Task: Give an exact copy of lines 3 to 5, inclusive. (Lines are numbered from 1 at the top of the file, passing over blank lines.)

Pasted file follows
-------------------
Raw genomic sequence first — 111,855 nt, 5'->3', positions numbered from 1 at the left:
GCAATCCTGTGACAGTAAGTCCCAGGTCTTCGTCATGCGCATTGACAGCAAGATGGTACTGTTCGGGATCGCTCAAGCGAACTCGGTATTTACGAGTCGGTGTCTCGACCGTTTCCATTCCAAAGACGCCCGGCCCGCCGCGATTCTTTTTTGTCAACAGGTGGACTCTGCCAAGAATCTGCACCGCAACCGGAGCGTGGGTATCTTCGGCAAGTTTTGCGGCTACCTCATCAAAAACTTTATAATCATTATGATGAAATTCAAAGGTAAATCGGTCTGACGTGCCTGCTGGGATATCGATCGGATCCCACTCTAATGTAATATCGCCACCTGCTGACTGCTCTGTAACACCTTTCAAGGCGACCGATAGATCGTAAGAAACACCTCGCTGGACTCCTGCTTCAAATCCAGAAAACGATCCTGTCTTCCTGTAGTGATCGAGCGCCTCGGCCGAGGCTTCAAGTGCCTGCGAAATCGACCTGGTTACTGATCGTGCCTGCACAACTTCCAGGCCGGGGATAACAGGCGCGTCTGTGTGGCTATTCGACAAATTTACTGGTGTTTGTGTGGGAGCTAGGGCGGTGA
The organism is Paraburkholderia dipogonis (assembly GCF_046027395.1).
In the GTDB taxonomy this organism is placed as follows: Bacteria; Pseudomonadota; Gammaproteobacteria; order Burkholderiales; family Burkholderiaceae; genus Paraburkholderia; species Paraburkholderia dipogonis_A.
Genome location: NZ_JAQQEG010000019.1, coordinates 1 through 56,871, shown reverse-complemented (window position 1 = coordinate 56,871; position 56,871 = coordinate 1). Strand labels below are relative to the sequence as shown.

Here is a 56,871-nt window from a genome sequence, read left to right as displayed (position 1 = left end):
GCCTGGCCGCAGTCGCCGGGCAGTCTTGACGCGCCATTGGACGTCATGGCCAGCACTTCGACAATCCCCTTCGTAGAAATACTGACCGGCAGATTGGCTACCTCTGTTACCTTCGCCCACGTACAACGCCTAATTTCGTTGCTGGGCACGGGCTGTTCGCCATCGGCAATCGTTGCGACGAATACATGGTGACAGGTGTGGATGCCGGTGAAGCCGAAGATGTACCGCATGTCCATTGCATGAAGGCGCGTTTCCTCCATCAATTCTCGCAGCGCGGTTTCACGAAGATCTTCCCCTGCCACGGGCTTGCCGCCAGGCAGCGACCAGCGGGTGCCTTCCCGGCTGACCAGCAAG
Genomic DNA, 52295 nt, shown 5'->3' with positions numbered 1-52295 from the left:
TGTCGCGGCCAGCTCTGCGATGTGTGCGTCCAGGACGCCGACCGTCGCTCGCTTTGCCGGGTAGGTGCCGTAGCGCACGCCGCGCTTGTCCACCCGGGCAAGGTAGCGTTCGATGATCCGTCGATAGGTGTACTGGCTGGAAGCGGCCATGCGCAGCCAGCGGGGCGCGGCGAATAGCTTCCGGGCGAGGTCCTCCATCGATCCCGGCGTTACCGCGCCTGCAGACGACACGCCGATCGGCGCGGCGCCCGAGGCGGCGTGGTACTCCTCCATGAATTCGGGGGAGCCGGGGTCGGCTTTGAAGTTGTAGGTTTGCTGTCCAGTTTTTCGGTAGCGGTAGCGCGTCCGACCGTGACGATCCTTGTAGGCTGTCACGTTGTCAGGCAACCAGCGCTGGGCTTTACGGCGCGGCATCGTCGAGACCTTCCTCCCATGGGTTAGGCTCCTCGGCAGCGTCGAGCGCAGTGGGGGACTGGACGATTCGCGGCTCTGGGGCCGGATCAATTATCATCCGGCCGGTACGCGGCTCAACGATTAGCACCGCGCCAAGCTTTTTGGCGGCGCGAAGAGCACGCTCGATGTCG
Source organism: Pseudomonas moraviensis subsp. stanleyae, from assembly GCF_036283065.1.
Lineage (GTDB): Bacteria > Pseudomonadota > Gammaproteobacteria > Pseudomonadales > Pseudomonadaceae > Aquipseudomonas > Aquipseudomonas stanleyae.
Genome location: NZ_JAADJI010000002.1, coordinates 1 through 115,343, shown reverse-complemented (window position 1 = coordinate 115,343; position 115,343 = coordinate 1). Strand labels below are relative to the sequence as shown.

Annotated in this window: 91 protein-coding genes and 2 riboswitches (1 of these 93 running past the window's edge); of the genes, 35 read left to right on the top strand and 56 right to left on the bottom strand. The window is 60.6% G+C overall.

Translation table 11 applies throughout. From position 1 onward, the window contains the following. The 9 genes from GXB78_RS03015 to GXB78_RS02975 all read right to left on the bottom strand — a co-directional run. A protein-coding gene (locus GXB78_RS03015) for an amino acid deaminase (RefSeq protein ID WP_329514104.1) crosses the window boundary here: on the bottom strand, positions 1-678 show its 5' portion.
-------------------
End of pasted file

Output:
The organism is Paraburkholderia dipogonis (assembly GCF_046027395.1).
In the GTDB taxonomy this organism is placed as follows: Bacteria; Pseudomonadota; Gammaproteobacteria; order Burkholderiales; family Burkholderiaceae; genus Paraburkholderia; species Paraburkholderia dipogonis_A.
Genome location: NZ_JAQQEG010000019.1, coordinates 1 through 56,871, shown reverse-complemented (window position 1 = coordinate 56,871; position 56,871 = coordinate 1). Strand labels below are relative to the sequence as shown.